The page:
inconsequential decisions

I briskly walk up to the front desk of The Oakland Tribune, re-adjusting my glasses one last time. With my brown leather briefcase in hand, I smile widely at a young man sporting a comb-over haircut. I pause. He doesn’t seem to notice my arrival as he continues to vigorously type on an Apple computer. “Hello, my name is Cecilia Vargas. I’m here for my one o’clock interview.” He nods without looking up. “Go straight down this hallway, and turn to your left. There’s a sitting room and you can wait there.” I mutter a thank-you as pleasantly as I could, and head down the hallway.

As I turn to the left, I see the large sitting room. There are several long, suede black couches that stand out against the white walls. Several bamboo plants are scattered across the room, the tips of their stalks as tall as the crystallized floor lamps that stood right beside them. A few glass coffee tables were placed between the black couches, with magazines sprawled out on them.

On the center couch sits a middle-aged man dressed in a khaki suit. As he hears the click of my heels come closer, he looks up from reading a Reader’s Digest. “Hello,” I say pleasantly. He redirects his gaze to his magazine, then nods. I sit on the couch across from him, and fold my hands on my lap. While crossing my legs, I look around the room. “Are you here for the interview?” I ask. He nods again. Guess he doesn’t befriend the enemy, I say to myself.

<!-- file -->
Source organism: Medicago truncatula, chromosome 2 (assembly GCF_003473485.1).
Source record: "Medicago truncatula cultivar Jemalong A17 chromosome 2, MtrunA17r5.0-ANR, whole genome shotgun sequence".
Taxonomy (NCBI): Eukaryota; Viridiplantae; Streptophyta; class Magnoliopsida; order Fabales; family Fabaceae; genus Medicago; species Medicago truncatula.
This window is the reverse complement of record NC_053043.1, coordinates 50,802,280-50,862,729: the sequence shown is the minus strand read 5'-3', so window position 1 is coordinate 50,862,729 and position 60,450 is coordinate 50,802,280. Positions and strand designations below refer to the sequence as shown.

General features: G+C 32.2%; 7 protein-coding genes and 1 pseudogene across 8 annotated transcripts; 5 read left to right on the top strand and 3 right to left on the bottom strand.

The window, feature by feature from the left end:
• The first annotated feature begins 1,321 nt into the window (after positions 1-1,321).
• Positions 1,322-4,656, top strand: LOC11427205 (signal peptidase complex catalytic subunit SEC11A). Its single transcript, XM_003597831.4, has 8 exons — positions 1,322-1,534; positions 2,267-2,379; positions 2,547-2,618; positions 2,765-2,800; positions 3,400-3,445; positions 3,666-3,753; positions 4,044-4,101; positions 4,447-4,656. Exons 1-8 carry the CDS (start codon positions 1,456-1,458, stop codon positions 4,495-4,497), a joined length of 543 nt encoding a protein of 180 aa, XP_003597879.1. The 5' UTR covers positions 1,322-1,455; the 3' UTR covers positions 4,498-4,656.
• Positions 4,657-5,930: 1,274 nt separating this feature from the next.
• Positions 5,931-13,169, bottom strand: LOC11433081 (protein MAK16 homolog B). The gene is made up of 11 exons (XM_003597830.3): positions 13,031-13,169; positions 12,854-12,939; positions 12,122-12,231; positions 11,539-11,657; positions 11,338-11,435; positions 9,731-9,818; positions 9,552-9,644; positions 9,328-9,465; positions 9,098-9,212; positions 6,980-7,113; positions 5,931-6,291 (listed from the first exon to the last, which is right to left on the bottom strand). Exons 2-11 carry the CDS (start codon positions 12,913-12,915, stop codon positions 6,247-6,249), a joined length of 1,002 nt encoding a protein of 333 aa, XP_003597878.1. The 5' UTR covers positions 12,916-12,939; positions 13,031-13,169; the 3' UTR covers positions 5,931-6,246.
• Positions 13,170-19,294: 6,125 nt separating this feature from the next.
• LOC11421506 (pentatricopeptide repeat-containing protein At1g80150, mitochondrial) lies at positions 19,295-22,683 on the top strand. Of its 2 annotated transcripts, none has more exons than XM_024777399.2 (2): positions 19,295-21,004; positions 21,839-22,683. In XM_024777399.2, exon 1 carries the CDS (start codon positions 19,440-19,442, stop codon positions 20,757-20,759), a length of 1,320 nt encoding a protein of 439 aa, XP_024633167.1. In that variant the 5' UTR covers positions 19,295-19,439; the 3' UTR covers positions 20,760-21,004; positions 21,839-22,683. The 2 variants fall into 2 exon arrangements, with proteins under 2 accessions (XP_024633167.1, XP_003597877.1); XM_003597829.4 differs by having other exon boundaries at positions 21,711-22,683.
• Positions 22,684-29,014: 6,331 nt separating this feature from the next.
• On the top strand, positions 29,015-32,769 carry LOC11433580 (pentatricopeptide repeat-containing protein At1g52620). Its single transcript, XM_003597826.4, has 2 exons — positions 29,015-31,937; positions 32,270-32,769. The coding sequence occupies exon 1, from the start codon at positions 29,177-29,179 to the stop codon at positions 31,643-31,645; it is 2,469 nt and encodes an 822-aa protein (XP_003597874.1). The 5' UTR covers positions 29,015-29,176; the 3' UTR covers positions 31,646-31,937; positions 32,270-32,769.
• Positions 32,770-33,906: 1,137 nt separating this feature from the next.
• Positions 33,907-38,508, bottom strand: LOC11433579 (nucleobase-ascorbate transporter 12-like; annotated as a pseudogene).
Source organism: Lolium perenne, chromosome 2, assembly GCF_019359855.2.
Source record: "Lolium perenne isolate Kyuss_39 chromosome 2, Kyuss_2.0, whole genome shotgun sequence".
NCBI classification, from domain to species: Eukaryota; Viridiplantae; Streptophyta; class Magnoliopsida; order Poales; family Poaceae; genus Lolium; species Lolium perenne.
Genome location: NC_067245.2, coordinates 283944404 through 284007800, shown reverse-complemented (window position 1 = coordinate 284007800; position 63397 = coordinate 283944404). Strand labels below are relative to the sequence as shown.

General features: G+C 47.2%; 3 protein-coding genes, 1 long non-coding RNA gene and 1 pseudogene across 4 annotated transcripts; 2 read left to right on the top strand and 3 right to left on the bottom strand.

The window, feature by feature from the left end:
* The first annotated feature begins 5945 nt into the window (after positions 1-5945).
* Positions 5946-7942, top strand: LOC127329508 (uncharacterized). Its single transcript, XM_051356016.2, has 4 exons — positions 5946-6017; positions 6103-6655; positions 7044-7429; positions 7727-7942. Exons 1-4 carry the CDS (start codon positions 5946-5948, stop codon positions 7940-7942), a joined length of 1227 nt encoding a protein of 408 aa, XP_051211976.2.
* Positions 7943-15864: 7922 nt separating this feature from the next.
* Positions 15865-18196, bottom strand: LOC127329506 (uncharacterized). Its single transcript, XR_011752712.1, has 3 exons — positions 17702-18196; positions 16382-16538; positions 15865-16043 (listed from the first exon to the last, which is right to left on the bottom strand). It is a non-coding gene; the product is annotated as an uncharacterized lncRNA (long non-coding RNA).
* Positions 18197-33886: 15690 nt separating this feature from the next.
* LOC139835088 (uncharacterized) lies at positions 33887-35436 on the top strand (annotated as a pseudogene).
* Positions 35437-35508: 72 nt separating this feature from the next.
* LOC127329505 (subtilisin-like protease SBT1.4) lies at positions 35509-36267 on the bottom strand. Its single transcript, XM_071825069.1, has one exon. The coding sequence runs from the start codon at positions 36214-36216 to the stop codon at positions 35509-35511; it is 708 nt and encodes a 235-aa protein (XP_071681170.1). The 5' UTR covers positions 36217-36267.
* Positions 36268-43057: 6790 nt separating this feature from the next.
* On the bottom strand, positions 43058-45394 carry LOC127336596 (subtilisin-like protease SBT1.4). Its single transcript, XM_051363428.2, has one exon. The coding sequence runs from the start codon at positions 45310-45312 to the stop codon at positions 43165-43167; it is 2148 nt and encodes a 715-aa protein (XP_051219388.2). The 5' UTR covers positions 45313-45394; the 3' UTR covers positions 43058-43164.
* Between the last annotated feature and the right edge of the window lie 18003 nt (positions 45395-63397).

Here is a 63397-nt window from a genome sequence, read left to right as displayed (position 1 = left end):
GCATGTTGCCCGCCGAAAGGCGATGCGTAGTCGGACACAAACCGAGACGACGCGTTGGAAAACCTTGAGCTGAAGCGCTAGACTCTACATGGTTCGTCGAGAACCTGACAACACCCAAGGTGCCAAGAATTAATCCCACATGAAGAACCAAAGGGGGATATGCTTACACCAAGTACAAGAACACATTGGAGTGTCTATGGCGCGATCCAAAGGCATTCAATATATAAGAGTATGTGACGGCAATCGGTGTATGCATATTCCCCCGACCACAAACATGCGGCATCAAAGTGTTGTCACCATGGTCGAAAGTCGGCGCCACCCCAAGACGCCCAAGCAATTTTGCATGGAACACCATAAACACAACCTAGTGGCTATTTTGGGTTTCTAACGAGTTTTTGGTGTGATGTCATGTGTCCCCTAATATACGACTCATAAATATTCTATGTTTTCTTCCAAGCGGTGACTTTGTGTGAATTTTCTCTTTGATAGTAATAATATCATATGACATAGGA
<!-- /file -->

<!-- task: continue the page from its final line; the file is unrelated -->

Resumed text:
I decide to skim his outfit, and I noticed that the bottom of his shirt, near his navel, is unbuttoned. He isn’t wearing a shirt underneath, and I see the coarseness of his body hair. I raise an eyebrow, and shift my gaze up to his face. Still engrossed in the magazine, he turns the next page. I pick up a Times from the coffee table in front of me, and place it on my lap. While reading it, I cross my arms and lean back on the couch. Should I say something about his shirt?

Minutes pass. I am still reading an article about the wage gap when a woman steps into the doorway, clipboard in hand. “Cecilia? Come with me to begin the interview.”

I stand, smooth my pencil skirt, and follow the woman to my interview.

❂❂❂

After my interview, I head to the restroom. Inside, I set my briefcase down and sigh. I think she’ll call back. It went pretty well. Looking in the mirror, I smile, and I notice red lipstick staining my teeth.

I hope she notices his unbuttoned shirt, I mutter vengefully as I grab a paper towel.

Advertisements

6 thoughts on “inconsequential decisions

Leave a Reply

Fill in your details below or click an icon to log in:

WordPress.com Logo

You are commenting using your WordPress.com account. Log Out / Change )

Twitter picture

You are commenting using your Twitter account. Log Out / Change )

Facebook photo

You are commenting using your Facebook account. Log Out / Change )

Google+ photo

You are commenting using your Google+ account. Log Out / Change )

Connecting to %s